Uzbeks angry with Russian opposition leader Alexei Navalny over Pushkin comment

Uzbeks angry with Russian opposition leader Alexei Navalny over Pushkin comment
Russian poet Alexander Pushkin on a Soviet postage stamp from 1956, with the inscription "The Great Russian Poet". Image: Post of USSR under a CC licence

29 June 2017

Russian opposition figure Alexei Navalny has caused a social media storm and wider debate about Russian influence in Uzbekistan, after he claimed during a TV interview that Uzbeks were ignorant of Romantic poet Alexander Pushkin.

The prominent anti-corruption campaigner made the misstep during a broadcast on independent Russian channel TV Rain, when he and presenter Ksenia Sobchak posited that Pushkin is largely unknown outside of Russia, with the population of Uzbekistan particularly unschooled on the poet’s life and works.

As a result of the broadcast, Pushkin has become the unlikely star of online debate in Uzbekistan — some social media users denounced the statement as untrue, while others took aim at their compatriots for bowing to Russian pressure.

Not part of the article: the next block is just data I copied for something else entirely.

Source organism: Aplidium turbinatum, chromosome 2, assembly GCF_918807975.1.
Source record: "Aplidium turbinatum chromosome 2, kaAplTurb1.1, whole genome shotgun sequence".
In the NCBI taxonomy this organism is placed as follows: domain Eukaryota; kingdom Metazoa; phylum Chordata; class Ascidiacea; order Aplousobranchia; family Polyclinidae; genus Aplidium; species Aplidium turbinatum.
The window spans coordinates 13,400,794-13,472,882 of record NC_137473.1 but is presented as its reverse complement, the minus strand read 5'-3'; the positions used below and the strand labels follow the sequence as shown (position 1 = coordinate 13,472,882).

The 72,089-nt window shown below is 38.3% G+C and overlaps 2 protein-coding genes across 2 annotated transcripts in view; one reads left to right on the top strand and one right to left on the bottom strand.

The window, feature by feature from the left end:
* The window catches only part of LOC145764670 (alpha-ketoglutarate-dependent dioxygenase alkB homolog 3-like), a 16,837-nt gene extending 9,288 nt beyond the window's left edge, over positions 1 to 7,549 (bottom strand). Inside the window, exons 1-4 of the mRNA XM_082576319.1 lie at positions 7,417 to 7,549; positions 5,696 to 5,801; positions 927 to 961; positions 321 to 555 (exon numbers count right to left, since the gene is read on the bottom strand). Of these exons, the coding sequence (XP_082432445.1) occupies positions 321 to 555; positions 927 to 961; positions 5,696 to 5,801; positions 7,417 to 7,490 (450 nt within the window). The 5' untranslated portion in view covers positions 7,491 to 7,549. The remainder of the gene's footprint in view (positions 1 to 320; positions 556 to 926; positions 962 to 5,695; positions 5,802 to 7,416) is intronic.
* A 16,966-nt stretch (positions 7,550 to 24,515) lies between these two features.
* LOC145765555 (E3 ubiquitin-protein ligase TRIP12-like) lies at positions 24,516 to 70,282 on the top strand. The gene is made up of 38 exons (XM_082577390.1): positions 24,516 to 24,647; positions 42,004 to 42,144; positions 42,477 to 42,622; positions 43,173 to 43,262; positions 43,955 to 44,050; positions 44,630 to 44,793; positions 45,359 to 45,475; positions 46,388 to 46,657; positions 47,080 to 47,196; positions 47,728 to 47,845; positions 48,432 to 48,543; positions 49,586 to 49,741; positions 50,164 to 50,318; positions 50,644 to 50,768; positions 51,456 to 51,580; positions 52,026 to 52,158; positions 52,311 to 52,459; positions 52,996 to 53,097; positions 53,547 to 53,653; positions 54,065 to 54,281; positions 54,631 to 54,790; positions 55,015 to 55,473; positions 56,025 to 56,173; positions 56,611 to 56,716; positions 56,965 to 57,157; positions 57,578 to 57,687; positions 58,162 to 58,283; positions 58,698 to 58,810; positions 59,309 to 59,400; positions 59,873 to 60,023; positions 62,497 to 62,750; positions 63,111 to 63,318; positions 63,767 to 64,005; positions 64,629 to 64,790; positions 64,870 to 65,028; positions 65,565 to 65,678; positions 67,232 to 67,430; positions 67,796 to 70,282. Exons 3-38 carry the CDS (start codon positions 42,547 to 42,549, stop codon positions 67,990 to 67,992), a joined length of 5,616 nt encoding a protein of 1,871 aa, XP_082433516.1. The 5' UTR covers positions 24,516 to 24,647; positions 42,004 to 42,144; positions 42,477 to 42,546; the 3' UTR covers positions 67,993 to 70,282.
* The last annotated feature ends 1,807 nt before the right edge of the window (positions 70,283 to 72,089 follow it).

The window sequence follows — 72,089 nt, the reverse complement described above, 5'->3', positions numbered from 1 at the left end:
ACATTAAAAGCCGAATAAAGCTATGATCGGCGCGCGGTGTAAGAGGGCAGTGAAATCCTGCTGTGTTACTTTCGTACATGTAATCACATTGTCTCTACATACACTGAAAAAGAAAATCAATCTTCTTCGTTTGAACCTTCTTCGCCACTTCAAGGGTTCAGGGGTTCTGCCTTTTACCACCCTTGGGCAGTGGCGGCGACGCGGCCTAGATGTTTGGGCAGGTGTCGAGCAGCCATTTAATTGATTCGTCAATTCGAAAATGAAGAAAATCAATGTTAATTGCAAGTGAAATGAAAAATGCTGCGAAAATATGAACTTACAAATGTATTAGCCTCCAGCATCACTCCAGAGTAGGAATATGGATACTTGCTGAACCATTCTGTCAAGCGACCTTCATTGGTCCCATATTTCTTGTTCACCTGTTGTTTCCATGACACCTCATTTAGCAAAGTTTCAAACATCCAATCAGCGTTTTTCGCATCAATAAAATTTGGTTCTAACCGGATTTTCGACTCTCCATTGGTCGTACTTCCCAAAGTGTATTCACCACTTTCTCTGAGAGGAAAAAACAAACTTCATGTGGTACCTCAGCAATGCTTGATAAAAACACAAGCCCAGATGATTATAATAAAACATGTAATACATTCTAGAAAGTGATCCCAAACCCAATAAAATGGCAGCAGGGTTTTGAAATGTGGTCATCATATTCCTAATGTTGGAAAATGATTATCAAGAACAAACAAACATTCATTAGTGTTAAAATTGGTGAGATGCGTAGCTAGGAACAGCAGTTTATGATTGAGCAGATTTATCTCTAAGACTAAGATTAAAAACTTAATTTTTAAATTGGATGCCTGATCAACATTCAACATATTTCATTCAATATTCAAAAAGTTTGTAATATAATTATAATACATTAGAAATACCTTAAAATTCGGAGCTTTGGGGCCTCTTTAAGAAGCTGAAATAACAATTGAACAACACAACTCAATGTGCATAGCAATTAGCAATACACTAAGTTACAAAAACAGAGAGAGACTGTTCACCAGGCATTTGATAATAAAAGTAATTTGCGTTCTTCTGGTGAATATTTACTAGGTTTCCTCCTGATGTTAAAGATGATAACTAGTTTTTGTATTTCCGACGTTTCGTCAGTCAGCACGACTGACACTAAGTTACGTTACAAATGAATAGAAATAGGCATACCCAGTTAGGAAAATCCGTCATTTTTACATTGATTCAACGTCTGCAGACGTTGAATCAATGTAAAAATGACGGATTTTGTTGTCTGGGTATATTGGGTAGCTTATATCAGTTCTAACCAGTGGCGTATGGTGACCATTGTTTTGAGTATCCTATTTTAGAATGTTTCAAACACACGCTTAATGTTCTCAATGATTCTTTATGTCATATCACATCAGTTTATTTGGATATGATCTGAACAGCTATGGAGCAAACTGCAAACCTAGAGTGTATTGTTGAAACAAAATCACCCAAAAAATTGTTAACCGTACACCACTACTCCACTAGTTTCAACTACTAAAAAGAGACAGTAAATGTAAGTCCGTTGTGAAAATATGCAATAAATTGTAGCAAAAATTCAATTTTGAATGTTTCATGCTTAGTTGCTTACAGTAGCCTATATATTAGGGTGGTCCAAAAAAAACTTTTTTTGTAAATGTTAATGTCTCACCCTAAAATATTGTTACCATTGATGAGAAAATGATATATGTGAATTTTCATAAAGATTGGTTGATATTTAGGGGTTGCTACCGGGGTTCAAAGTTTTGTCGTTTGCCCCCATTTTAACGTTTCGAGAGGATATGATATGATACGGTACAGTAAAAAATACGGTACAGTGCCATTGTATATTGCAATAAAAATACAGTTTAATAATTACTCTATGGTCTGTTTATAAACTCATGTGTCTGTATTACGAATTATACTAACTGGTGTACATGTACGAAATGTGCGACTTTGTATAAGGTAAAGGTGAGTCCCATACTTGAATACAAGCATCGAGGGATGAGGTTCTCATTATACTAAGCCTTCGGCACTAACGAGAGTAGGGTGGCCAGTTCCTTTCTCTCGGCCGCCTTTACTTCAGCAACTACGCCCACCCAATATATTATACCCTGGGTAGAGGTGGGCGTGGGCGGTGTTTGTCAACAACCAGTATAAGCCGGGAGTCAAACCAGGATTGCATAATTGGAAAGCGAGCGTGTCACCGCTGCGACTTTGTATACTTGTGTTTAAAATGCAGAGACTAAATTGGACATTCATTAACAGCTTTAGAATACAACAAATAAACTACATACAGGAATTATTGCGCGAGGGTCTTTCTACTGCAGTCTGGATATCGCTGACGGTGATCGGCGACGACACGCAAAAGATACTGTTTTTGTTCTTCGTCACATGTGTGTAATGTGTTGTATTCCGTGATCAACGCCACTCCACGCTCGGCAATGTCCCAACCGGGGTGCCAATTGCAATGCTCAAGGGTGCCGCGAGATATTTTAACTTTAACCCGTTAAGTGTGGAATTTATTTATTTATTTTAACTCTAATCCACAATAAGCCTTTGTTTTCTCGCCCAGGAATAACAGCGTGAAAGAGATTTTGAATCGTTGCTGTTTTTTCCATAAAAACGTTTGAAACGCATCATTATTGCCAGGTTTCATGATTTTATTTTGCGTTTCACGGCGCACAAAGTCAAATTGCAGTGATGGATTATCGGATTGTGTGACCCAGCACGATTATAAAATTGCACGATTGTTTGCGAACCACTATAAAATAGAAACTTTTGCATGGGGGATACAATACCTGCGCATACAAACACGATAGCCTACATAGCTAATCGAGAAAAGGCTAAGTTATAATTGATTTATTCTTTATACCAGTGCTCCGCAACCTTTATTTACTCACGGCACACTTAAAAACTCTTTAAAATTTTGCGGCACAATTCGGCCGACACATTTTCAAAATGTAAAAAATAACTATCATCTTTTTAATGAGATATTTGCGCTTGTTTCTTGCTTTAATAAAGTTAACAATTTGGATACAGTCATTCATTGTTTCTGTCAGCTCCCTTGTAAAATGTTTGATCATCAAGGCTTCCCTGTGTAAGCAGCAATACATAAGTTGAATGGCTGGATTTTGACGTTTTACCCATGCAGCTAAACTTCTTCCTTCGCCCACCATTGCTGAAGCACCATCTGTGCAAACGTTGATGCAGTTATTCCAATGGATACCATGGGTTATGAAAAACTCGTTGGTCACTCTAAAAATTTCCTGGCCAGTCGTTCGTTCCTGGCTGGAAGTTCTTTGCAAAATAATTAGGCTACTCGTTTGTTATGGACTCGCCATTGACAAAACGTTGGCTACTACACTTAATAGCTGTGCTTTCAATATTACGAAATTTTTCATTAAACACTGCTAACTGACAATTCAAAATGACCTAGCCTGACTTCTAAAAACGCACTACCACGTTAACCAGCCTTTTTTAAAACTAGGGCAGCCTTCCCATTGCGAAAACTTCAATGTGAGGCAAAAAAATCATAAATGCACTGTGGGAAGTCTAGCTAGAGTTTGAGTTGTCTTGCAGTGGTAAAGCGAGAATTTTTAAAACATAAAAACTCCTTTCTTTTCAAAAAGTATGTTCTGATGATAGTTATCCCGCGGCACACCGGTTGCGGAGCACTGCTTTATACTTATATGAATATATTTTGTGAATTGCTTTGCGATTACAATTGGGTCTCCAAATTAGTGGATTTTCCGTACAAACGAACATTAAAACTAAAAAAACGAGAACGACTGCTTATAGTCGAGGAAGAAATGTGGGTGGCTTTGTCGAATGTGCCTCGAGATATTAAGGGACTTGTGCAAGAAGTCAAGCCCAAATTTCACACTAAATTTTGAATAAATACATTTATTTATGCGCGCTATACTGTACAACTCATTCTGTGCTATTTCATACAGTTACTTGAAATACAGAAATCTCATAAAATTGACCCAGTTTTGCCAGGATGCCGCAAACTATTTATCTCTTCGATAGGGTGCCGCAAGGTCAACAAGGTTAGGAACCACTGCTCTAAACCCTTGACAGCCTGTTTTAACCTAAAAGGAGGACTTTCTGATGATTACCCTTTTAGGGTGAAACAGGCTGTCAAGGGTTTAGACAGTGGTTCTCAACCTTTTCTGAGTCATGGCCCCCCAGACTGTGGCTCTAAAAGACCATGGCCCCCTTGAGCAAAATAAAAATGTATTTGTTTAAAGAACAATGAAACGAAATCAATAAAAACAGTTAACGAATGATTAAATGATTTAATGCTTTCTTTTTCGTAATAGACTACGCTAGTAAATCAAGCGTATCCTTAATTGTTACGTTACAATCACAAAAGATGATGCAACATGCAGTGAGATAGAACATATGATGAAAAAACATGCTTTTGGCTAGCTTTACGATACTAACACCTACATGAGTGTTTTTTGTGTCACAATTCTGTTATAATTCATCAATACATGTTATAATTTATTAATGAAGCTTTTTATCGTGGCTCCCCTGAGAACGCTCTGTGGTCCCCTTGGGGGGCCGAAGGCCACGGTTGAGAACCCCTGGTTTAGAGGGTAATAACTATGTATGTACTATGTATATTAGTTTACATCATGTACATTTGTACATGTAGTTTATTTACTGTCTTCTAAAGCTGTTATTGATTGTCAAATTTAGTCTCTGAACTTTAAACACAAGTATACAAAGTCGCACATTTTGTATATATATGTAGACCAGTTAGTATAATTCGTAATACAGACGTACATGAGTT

A comment by one member of Facebook group Uzbek MDK that “We speak Russian better than people in some Russian-speaking regions!” was echoed in numerous videos of children reading reciting Pushkin poems in response to the Russian opposition leader’s comments. Others pointed out that the poet’s works are not only well known in Uzbekistan, but he also has a metro station, squares and parks named after him.

On the other hand, numerous other Uzbek users argued against their compatriots’ apparent preoccupation with knowing Russian language and culture and suggested that they should instead appreciate and invest in local culture.

“Your knowledge of the Russian language does not develop Uzbekistan and Pushkin’s poems do not bring well-being to your families. You should educate your children properly and teach them their own history,” contended a member of Uzbek MDK. “We do not have to know what they want us to know!” asserted another.

Uzbek is the official language of Uzbekistan, but Russian is still widely used. This is particularly true of the capital, Tashkent, where speaking Russian is seen as an indicator of high social standing.

Source: BBC News